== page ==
BACKGROUND: Adaptation to drought-prone environments requires robust root architecture. Genotypes with a more vigorous root system have the potential to better adapt to soils with limited moisture content. However, root architecture is complex at both, phenotypic and genetic level. Customized mapping panels in combination with efficient screenings methods can resolve the underlying genetic factors of root traits. RESULTS: A mapping panel of 233 spring barley genotypes was evaluated for root and shoot architecture traits under non-stress and osmotic stress. A genome-wide association study elucidated 65 involved genomic regions. Among them were 34 root-specific loci, eleven hotspots with associations to up to eight traits and twelve stress-specific loci. A list of candidate genes was established based on educated guess. Selected genes were tested for associated polymorphisms. By this, 14 genes were identified as promising candidates, ten remained suggestive and 15 were rejected. The data support the important role of flowering time genes, including HvPpd-H1, HvCry2, HvCO4 and HvPRR73. Moreover, seven root-related genes, HERK2, HvARF04, HvEXPB1, PIN5, PIN7, PME5 and WOX5 are confirmed as promising candidates. For the QTL with the highest allelic effect for root thickness and plant biomass a homologue of the Arabidopsis Trx-m3 was revealed as the most promising candidate. CONCLUSIONS: This study provides a catalogue of hotspots for seedling growth, root and stress-specific genomic regions along with candidate genes for future potential incorporation in breeding attempts for enhanced yield potential, particularly in drought-prone environments. Root architecture is under polygenic control. The co-localization of well-known major genes for barley development and flowering time with QTL hotspots highlights their importance for seedling growth. Association analysis revealed the involvement of HvPpd-H1 in the development of the root system. The co-localization of root QTL with HERK2, HvARF04, HvEXPB1, PIN5, PIN7, PME5 and WOX5 represents a starting point to explore the roles of these genes in barley. Accordingly, the genes HvHOX2, HsfA2b, HvHAK2, and Dhn9, known to be involved in abiotic stress response, were located within stress-specific QTL regions and await future validation.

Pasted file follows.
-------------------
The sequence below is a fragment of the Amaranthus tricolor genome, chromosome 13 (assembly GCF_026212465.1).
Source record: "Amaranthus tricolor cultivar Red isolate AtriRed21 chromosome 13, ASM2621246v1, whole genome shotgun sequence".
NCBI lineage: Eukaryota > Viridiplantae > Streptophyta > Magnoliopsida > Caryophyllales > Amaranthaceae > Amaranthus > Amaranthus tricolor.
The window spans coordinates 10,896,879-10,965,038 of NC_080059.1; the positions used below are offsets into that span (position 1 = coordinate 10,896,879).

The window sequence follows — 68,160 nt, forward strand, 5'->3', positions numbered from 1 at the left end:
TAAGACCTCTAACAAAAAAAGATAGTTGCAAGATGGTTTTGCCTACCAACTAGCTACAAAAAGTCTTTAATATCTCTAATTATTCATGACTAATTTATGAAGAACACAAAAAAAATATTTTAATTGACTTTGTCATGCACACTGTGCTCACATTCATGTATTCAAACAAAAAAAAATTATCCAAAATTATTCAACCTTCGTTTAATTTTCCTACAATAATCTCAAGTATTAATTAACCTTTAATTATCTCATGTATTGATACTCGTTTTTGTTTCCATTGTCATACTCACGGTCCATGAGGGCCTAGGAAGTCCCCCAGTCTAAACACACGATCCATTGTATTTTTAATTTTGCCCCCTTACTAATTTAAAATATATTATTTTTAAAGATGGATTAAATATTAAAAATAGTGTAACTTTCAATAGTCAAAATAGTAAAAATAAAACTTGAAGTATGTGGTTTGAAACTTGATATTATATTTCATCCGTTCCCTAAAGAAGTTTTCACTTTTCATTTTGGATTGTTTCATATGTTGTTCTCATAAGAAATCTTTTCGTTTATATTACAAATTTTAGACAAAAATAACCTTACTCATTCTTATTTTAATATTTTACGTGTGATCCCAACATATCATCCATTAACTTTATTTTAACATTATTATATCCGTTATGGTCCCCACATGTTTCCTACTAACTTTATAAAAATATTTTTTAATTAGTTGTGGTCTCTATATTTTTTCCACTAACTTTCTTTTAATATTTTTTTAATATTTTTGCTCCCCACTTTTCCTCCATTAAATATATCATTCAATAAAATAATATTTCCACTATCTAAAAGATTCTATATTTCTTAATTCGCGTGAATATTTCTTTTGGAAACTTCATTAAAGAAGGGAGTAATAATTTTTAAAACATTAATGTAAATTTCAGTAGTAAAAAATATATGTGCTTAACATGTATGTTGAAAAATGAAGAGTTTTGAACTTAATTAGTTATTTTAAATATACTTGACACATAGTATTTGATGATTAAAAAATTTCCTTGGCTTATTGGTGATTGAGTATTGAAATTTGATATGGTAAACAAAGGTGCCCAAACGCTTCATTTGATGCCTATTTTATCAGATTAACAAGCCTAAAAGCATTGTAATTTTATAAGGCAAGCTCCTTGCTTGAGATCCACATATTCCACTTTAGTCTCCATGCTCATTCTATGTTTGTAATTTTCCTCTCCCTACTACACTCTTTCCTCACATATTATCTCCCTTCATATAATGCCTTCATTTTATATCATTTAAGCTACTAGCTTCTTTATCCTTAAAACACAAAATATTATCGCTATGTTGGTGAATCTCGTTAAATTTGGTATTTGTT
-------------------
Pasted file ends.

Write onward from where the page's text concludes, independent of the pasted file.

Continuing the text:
School of Life Sciences, Nanjing University
Nanjing 210023, China